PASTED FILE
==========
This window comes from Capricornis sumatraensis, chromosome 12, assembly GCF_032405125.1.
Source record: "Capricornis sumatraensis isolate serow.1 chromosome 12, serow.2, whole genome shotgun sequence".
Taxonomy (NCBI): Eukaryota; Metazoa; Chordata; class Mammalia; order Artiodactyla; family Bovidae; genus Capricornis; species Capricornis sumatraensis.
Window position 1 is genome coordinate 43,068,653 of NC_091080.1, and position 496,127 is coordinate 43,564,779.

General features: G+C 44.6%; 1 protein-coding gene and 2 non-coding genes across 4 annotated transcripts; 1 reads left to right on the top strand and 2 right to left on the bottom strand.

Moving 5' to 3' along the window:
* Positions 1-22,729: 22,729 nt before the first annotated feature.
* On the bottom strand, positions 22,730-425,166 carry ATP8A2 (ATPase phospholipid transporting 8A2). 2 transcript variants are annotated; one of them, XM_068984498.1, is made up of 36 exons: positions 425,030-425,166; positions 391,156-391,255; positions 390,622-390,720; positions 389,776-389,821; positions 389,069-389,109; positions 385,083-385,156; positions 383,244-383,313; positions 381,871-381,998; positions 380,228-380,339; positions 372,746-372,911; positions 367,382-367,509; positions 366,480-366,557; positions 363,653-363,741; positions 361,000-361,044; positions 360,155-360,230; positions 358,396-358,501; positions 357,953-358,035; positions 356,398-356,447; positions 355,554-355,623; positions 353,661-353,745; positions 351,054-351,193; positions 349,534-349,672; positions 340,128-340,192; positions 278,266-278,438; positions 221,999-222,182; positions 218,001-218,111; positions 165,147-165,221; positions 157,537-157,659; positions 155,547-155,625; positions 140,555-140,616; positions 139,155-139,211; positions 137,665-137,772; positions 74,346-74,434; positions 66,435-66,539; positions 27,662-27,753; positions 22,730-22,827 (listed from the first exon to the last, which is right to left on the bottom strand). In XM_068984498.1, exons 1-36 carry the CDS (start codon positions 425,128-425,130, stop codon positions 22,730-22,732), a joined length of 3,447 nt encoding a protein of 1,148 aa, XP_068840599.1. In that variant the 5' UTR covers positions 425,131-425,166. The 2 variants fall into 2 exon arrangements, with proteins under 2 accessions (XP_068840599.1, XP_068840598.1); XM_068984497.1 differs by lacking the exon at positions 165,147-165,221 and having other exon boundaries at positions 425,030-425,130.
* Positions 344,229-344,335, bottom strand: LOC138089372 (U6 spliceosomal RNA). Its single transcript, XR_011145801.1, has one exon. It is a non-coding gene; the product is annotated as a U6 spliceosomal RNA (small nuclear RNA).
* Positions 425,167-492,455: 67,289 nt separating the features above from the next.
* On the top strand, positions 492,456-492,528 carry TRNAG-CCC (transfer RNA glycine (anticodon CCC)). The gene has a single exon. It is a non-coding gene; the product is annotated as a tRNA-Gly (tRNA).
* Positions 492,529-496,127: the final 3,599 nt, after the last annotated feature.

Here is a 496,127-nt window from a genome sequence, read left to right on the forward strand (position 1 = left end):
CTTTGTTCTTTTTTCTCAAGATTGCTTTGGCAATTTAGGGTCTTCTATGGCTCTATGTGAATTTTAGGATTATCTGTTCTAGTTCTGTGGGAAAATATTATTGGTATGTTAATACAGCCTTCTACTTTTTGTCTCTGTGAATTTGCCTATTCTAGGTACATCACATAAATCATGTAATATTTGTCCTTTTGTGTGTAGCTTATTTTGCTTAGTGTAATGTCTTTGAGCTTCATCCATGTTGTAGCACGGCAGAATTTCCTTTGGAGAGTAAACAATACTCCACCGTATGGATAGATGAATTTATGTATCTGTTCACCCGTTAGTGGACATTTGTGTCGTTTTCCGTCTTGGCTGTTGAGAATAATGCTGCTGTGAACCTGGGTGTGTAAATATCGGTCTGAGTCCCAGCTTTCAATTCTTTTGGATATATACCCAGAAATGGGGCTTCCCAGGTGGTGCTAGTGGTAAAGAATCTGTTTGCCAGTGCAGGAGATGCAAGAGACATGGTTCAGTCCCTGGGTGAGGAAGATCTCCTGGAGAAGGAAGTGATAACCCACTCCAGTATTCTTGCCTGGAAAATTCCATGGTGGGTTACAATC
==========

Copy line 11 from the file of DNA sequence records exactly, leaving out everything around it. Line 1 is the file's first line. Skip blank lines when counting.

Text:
* On the top strand, positions 492,456-492,528 carry TRNAG-CCC (transfer RNA glycine (anticodon CCC)). The gene has a single exon. It is a non-coding gene; the product is annotated as a tRNA-Gly (tRNA).